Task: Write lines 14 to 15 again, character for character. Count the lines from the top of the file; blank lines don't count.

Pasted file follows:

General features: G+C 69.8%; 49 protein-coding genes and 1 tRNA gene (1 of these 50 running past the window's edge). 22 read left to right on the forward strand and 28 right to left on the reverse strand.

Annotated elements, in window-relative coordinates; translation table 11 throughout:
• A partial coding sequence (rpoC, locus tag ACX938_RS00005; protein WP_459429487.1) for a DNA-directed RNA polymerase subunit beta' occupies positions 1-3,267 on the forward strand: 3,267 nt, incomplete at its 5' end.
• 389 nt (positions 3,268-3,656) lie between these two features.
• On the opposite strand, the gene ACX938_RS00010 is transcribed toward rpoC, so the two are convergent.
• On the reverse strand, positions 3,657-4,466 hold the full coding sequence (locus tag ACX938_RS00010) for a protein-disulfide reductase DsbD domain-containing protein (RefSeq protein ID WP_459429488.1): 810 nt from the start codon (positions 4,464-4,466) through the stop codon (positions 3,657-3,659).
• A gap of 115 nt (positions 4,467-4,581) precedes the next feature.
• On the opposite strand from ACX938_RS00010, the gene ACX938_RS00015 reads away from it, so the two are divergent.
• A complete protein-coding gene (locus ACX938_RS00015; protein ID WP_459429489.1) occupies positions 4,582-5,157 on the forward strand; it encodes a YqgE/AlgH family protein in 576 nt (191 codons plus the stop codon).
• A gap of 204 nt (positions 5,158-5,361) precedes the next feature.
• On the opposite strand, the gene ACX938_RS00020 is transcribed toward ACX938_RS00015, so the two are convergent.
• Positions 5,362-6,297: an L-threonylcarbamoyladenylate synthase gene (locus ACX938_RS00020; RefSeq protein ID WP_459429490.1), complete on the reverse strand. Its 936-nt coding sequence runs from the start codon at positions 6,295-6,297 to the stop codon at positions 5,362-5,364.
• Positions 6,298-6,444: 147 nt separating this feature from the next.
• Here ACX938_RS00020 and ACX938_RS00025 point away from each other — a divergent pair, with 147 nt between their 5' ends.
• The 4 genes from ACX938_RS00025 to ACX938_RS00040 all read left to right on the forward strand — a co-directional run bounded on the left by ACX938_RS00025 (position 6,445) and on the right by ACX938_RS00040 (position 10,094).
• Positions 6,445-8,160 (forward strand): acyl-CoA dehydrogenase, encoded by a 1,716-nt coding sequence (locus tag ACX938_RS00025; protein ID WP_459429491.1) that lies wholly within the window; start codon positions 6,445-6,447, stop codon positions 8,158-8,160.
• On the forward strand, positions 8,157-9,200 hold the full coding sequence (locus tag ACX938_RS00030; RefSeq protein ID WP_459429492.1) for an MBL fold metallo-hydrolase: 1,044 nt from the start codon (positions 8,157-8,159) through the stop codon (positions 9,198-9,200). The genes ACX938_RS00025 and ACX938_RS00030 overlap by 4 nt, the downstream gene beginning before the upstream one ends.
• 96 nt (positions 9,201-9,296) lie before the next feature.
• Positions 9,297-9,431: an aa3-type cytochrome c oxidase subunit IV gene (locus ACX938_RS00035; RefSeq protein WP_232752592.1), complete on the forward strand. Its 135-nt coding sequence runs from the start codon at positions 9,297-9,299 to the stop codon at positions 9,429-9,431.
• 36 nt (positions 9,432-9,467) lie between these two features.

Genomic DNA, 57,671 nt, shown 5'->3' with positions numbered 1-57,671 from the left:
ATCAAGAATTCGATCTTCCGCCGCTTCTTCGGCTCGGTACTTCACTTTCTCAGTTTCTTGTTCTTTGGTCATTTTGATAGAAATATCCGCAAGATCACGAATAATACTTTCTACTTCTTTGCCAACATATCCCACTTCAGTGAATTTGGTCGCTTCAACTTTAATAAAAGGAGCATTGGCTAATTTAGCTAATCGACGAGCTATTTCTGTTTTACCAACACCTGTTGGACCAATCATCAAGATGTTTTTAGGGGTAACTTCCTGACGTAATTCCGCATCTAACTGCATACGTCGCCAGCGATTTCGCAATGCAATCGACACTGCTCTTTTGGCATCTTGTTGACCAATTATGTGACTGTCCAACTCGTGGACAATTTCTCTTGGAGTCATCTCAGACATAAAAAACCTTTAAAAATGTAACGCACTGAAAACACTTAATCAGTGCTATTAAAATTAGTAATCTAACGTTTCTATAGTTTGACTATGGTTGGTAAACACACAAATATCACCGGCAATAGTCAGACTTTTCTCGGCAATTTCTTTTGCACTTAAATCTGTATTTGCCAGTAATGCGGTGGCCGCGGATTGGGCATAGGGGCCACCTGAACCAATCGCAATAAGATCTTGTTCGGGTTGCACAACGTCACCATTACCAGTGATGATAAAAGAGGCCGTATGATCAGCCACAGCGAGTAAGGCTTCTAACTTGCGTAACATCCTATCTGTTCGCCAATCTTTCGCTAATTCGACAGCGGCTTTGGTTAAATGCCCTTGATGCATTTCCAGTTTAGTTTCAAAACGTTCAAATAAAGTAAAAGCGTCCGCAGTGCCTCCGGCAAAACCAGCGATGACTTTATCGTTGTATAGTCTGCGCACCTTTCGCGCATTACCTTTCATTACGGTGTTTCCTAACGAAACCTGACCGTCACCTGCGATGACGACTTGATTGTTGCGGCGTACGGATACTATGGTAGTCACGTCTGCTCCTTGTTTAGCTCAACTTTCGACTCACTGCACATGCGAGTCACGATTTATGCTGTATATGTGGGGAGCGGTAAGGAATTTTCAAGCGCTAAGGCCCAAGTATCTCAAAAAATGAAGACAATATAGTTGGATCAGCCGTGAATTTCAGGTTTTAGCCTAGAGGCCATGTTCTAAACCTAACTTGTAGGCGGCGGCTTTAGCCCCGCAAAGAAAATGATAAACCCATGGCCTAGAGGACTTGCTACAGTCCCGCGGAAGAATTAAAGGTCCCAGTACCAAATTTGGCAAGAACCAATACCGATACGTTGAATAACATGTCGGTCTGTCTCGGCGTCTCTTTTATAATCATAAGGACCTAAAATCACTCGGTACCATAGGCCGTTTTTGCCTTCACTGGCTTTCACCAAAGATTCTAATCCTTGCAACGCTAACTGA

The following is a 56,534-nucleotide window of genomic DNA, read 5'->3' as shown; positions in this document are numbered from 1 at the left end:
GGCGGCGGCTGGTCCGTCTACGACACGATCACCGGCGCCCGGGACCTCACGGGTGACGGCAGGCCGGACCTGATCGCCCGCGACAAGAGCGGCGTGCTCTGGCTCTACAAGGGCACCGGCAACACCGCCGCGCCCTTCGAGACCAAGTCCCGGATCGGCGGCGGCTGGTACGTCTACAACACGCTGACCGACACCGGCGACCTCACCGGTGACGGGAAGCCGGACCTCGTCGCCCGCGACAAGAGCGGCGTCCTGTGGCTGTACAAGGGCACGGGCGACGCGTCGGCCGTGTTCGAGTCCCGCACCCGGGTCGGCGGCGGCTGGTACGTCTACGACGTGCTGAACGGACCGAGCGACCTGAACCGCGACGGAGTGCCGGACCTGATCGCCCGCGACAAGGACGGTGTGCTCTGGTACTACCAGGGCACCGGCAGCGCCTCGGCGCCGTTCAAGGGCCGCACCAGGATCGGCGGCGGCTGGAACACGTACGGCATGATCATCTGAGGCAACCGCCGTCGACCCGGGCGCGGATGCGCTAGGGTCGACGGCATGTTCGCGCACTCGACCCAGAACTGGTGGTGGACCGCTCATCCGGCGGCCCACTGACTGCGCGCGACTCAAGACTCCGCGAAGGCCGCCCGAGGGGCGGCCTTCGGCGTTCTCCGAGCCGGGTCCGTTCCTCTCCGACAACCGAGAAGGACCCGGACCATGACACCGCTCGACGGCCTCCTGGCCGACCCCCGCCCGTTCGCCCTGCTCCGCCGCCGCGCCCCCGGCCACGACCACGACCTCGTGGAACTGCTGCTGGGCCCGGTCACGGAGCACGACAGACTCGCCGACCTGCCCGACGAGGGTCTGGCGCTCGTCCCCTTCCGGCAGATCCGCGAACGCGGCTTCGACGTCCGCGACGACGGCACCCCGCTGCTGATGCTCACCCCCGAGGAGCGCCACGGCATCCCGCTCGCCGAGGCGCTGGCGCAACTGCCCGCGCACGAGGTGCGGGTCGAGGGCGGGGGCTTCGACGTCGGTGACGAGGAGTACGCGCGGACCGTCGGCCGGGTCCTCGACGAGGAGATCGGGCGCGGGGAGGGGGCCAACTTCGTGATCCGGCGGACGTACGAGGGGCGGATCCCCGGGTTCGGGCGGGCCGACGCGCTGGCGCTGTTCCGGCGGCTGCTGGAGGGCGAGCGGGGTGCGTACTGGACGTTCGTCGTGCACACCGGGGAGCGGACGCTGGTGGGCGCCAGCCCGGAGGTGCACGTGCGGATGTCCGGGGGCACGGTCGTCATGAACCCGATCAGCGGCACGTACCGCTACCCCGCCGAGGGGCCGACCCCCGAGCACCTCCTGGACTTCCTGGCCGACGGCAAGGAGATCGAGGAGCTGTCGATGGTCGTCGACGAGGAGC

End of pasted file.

• Here ACX938_RS00020 and ACX938_RS00025 point away from each other — a divergent pair, with 147 nt between their 5' ends.
• The 4 genes from ACX938_RS00025 to ACX938_RS00040 all read left to right on the forward strand — a co-directional run bounded on the left by ACX938_RS00025 (position 6,445) and on the right by ACX938_RS00040 (position 10,094).